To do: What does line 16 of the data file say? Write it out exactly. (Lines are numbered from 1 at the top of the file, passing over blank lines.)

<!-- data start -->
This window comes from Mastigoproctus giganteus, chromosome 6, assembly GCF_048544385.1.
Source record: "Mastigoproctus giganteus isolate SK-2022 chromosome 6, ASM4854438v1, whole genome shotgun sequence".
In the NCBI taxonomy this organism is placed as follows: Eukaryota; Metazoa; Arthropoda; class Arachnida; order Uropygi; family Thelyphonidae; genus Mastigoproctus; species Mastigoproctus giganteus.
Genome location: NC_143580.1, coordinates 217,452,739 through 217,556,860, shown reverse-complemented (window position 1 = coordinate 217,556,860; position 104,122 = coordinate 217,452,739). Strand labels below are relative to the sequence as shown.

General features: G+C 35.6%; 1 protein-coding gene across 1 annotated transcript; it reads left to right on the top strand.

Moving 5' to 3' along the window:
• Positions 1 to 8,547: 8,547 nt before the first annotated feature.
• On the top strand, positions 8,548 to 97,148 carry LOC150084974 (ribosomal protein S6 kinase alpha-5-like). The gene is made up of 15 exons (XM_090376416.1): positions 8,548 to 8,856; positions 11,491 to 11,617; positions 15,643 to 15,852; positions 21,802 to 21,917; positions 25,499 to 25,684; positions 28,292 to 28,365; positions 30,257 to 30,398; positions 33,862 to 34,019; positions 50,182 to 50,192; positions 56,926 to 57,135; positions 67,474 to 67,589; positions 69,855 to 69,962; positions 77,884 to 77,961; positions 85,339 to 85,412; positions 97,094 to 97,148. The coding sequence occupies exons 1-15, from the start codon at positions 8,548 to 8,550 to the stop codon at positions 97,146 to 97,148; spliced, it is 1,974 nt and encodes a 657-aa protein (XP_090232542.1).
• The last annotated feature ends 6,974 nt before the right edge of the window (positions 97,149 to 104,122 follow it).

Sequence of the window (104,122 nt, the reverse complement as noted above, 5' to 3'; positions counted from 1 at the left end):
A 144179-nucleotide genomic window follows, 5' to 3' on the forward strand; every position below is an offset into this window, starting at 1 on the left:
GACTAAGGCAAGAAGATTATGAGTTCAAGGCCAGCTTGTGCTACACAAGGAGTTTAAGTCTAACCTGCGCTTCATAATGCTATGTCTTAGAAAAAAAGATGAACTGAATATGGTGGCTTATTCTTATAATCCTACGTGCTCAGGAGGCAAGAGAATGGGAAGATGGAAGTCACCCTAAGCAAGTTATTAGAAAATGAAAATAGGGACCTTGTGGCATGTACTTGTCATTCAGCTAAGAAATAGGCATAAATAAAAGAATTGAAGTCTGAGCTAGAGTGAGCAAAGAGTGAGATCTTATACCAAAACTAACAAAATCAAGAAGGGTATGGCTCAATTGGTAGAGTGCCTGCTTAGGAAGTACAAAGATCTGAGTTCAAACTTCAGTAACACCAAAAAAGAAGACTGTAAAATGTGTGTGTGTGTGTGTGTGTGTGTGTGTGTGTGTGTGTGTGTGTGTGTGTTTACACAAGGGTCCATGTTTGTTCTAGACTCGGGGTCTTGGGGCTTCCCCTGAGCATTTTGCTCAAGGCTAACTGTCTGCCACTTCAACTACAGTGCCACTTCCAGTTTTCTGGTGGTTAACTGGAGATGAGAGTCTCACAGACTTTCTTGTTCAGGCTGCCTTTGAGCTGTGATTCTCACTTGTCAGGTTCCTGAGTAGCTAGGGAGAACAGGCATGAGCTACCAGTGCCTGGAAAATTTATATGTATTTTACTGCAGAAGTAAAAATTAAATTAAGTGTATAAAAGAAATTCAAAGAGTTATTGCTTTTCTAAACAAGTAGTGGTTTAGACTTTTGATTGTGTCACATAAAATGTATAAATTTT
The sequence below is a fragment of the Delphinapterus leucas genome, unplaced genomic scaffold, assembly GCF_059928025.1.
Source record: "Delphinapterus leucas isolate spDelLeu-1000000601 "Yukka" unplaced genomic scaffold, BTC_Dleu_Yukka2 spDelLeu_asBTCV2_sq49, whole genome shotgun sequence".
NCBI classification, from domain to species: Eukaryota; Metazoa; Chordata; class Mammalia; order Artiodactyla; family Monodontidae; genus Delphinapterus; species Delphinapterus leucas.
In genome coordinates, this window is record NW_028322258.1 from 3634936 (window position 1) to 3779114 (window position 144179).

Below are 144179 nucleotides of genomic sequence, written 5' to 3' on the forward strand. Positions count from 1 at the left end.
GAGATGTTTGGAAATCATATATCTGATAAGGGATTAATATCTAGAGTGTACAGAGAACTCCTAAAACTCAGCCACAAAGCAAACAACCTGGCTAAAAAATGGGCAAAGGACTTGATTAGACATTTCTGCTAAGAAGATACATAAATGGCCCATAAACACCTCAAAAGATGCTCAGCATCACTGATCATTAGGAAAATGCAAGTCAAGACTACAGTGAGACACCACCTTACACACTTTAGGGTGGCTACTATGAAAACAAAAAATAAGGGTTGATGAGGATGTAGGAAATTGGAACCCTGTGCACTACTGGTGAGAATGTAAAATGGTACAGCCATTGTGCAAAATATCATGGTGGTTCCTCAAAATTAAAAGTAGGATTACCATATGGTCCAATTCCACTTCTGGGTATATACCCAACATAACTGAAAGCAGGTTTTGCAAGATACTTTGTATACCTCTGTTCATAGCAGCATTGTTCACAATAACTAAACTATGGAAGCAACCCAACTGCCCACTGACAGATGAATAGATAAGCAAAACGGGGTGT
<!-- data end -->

In genome coordinates, this window is record NW_028322258.1 from 3634936 (window position 1) to 3779114 (window position 144179).